Depending on how you feel about the United States, it was either a delicious irony or a slightly lackluster end to both a long home unbeaten streak and an even longer career.
For 70 minutes, the USWNT lined up in a 4-4-2 and attempted to serve balls to Abby Wambach to grab her just one more goal in her last game ever. It backfired on them to the tune of a 1-0 loss.
Wambach openly admitted postgame that the whole team focusing on her was probably why they didn't score, an intense bit of clear-eyed honesty about a result that Wambach called "fitting" for her last game. In a way, she was right - Abby's retirement has been all about the end of the old and the beginning of the new, and the United States' first home soil loss since November 6, 2004 seems as good a time as any to reflect on what comes next for this program.
Head coach Jill Ellis continued to rotate in the new players she seems to have settled on for the near future, giving minutes to Lindsey Horan, Emily Sonnett, Jaelene Hinkle, and Stephanie McCaffrey, as well as continuing to develop Crystal Dunn and Christen Press. Both Press and Dunn created momentum shifts when they came in later in the game, but didn't really have enough time to work into a groove together.
Despite the attack stuttering in the box, the first half did have a bright spot as Morgan Brian did a fair bit of work in the midfield attempting to dictate the tempo. But Carli Lloyd was in a funk, and neither Alex Morgan nor Horan as her sub were quite on the beat. China struck in the 58' with Wang Shuang's deflected shot catching Solo off balance. Horan livened up a bit after the Press sub and managed an equalizer in the 87' that was called back for offside.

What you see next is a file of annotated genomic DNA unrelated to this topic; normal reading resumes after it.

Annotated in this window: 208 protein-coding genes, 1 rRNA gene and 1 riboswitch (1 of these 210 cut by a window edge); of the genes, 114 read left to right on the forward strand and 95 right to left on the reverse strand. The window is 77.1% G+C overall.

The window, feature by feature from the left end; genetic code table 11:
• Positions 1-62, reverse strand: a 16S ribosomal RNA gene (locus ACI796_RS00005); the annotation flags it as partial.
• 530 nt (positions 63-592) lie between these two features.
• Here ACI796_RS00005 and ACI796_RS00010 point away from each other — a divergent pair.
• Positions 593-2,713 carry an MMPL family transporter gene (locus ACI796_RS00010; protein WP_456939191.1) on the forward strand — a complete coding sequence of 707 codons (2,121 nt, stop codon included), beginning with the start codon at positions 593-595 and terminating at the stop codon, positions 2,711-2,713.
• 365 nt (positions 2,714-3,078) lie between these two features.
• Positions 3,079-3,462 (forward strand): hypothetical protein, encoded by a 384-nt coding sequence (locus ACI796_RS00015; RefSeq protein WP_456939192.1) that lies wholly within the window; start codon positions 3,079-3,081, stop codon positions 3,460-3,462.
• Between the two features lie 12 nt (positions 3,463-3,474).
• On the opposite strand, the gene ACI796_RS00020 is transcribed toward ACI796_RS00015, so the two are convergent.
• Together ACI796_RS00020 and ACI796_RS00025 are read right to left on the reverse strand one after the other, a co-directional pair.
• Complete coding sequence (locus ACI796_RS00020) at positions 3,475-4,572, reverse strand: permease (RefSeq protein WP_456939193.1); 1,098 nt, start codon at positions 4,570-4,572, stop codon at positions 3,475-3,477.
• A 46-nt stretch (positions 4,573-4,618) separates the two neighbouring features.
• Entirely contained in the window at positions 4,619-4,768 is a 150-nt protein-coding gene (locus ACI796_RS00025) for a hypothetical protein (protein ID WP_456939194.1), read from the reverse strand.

It didn't help that the US' passing was sloppy all over the admittedly bad field. They adjusted somewhat going into the second half but the team just didn't look coherent until Wambach subbed out, a symptom of their desire to tailor the game to the old days of Wambach as target forward.
So yes, the United States lost to China, who deserve much credit for absorbing a good bit of pressure and surging forward when they could. It wasn't the narrative that US Soccer planned out, but adapting to new circumstances and learning to be threatening in new ways are more valuable to the USWNT than narrative.
"Forget I ever existed," Wambach tells us in a Gatorade ad. Move the game forward. Evolve. Make new records. It's time to think about the future.